Analysis by Jeff Commings
PHOENIX, Arizona, June 20. IN less than a week's time, the water will be churning in Omaha, Nebraska. The stage will be set and the spectators seated, ready to see some record-making and record-breaking races. But the real story may actually be what races will and won't occur.
With Tuesday's release of the psych sheets for the U.S. Olympic Swimming Trials, scheduled to begin Monday in Omaha, Neb., we have learned that Michael Phelps has entered in seven individual events at the meet.
Among those events is the 400-meter individual medley, an event that Phelps, 26, said he would not contest again after winning gold in the 2008 Olympics in world record time. That promise was broken in 2010, when Phelps raced in the prelims of the Pan Pacific championships. Phelps has swum the event a few more times since then, most notably at a stop on the FINA World Cup circuit and last March at the Indianapolis Grand Prix.
Psych sheets are not official lists of swimmers in each event. They only list the competitors who sign up for a particular event, to give athletes the opportunity to size up the competition. Only when the heat sheets are published at the start of each day's competition is the number of athletes in a particular event made official. Athletes usually have until the previous evening to make a decision about swimming in preliminary competition in a particular event the following day. If a swimmer does not want to swim in a particular event, he or she will “scratch” the event.
Therefore, Phelps — and his coach, Bob Bowman — can still scratch from the 400 IM at Trials this year.
If Phelps swims the 400 IM, and makes the Olympic team in that event (as well as the 100 fly, 200 fly and 200 IM), he could make history as the first man to win the same individual swimming event at three consecutive Olympics. Kosuke Kitajima of Japan also has the chance to make this distinction in the 100 and 200 breaststrokes. (Two women — Dawn Fraser and Krisztina Egerszegi — have accomplished this feat in Olympic swimming history.)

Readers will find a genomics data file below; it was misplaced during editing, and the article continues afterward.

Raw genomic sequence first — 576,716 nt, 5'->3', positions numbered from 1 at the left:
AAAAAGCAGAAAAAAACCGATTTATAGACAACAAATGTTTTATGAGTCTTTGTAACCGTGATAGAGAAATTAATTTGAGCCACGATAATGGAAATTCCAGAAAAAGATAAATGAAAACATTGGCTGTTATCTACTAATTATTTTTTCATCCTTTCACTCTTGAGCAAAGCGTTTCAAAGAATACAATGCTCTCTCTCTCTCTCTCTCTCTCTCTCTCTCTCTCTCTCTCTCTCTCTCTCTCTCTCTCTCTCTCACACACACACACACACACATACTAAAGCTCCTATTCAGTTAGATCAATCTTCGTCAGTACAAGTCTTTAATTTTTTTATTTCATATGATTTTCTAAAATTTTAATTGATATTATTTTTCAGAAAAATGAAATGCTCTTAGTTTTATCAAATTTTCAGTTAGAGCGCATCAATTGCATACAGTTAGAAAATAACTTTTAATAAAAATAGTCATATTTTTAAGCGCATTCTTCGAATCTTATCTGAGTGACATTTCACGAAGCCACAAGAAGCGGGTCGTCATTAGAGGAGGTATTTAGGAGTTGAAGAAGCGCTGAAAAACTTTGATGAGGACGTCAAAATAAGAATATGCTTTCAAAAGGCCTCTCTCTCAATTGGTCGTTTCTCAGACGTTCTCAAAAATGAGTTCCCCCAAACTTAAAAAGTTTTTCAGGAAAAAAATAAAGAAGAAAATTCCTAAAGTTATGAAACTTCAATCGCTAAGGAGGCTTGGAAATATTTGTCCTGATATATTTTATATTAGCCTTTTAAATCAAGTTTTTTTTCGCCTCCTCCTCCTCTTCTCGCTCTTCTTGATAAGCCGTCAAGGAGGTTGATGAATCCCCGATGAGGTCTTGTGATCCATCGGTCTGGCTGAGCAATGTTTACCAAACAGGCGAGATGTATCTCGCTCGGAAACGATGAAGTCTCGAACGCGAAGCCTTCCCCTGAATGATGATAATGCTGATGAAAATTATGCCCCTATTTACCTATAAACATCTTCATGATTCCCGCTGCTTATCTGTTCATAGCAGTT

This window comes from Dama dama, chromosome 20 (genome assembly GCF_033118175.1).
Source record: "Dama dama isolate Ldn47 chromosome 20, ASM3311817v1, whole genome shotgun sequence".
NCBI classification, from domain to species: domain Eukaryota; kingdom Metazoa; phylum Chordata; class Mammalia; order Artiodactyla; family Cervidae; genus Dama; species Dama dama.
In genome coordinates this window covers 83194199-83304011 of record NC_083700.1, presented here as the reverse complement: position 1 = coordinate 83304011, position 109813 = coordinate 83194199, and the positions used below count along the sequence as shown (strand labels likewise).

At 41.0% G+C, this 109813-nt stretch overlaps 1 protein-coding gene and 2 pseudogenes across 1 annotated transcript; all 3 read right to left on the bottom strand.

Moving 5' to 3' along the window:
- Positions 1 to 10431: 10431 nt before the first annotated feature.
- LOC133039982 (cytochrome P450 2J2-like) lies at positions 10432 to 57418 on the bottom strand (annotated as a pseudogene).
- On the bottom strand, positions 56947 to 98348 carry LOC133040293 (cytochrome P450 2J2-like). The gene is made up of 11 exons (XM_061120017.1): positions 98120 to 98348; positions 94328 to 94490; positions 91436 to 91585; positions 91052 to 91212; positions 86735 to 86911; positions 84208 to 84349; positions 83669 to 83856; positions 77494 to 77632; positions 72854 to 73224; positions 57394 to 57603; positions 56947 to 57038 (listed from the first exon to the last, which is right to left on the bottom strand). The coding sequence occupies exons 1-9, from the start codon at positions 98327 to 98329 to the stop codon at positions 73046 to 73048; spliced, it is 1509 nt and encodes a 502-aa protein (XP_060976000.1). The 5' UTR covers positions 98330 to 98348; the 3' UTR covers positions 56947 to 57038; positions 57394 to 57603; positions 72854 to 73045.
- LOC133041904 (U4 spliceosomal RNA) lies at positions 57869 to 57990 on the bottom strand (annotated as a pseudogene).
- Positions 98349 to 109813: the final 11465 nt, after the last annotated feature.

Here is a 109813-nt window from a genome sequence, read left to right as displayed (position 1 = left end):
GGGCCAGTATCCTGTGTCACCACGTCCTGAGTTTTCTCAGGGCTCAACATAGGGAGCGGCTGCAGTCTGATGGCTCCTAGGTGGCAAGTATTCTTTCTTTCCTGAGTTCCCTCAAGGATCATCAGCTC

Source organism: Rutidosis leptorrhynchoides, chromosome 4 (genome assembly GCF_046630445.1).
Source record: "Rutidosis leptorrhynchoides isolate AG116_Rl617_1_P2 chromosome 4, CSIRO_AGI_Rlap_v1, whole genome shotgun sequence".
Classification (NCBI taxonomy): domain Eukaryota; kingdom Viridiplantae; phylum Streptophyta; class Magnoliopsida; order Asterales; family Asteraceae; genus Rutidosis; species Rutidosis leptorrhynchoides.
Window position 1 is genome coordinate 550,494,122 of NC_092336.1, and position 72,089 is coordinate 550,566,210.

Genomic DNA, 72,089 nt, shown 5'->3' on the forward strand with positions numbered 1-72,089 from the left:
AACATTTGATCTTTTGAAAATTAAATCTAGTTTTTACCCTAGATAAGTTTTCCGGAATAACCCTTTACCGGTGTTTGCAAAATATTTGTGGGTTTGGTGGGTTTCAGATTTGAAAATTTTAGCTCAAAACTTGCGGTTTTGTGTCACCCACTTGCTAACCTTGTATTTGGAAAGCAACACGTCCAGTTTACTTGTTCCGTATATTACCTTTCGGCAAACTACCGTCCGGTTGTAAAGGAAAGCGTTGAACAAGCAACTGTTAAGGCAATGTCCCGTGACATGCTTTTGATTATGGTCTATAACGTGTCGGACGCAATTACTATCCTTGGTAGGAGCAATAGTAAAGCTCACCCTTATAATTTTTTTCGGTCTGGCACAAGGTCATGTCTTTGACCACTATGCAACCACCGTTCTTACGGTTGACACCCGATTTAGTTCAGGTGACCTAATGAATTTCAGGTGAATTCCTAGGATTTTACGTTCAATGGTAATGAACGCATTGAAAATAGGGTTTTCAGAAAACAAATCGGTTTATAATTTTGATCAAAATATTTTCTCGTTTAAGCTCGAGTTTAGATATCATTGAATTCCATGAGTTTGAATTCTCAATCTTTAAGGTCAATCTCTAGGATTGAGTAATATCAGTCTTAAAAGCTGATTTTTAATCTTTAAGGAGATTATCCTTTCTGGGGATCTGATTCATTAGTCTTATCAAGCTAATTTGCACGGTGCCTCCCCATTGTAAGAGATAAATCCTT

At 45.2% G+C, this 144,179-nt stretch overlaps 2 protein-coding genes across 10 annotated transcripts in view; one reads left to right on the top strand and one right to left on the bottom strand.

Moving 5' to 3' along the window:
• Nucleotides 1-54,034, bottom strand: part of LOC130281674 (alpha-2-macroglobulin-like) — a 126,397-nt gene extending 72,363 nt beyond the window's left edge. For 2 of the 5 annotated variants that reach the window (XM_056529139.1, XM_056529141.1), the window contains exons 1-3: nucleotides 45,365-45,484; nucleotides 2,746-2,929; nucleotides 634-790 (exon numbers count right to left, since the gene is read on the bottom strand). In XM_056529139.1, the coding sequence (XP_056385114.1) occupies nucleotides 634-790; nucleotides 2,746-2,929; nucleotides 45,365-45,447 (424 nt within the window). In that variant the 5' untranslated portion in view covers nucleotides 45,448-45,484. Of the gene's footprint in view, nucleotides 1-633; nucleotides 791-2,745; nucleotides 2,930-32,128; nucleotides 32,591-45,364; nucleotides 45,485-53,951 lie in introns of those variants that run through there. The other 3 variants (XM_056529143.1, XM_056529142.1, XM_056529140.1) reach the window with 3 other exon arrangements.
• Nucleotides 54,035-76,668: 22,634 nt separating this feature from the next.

Kitajima's quest for history is what makes Phelps' will-he-or-won't-he decision regarding the 400 IM so significant. If Phelps does not swim the 400 IM in Omaha, he will miss out on the chance to be the first man ever to complete the Olympic triple. That opens the door for Kitajima to make history first if he wins gold in the 100 breast final on July 29. If Kitajima does not win gold, Phelps' first opportunity for the triple would come in the 200 butterfly on July 31.
Would Phelps be OK with giving Kitajima first crack at the Olympic Triple? By swimming the 400 IM a few times in the past year, Phelps showed that he's leaving the door open to contest the 400 IM at Trials and get the opportunity to be the first man welcomed into that exclusive “Olympic Triple Club.” Phelps rarely backs down from a challenge, and winning a third gold in the 400 IM would be one of his biggest challenges in London. Though he won the race handily in 2008, Ryan Lochte has become dominant in the event since then, winning the past two world championship titles in Phelps' absence.
Phelps has also signed up for the 100 and 200 freestyle, the 100 and 200 butterfly, the 200 individual medley and the 200 backstroke at the 2012 Trials. This is two events fewer than he entered in 2008, when he also signed up for the 400 freestyle and 100 backstroke.
In 2008, Phelps scratched from the 400 freestyle, 100 backstroke and 200 backstroke. He swam the 100 freestyle in prelims only, to secure a spot on the 4×100 freestyle relay in Beijing. He would go on to compete in — and win — his other five individual events in Omaha before achieving the ultimate distinction of eight golds in Beijing, the most any athlete has won in a single Games.
We can say with a fairly large degree of certainty that Phelps will swim the 200 free, 100 fly, 200 fly and 200 IM in Omaha. If he makes the Olympic team in these four events, he could have the opportunity to win seven medals in London, counting in likely participation in all three relays.
Phelps might scratch the 200 backstroke in Omaha, as the finals of that event fall about 20 minutes before the final of the 200 IM. Phelps had planned to swim these two events at the 2004 Olympics after placing second in the 200 back at the Trials and winning the 200 IM. But shortly after Trials, Phelps opted out of the 200 backstroke.
In order to get the chance to compete in all three relays at the Olympics, Phelps will likely have to compete in the 100 freestyle preliminaries and post a time that will rank him in the top six in the country. (Though the top two are selected for individual events at the Olympics, the top six finishers in the 100 and 200 freestyle at Trials make the team for relay duties.) Phelps has hinted that he would like to swim the 100 freestyle at the Olympics, so we could see him in the final of that event in Omaha, battling for one of the two roster spots in the individual event.
This guessing game is what makes swimming fans excited in these finals days before the biggest swim meet in the United States begins. Phelps has hinted that the Olympics will be his final competition, and the question on everyone's mind is: How packed will Phelps' schedule be on his final hurrah?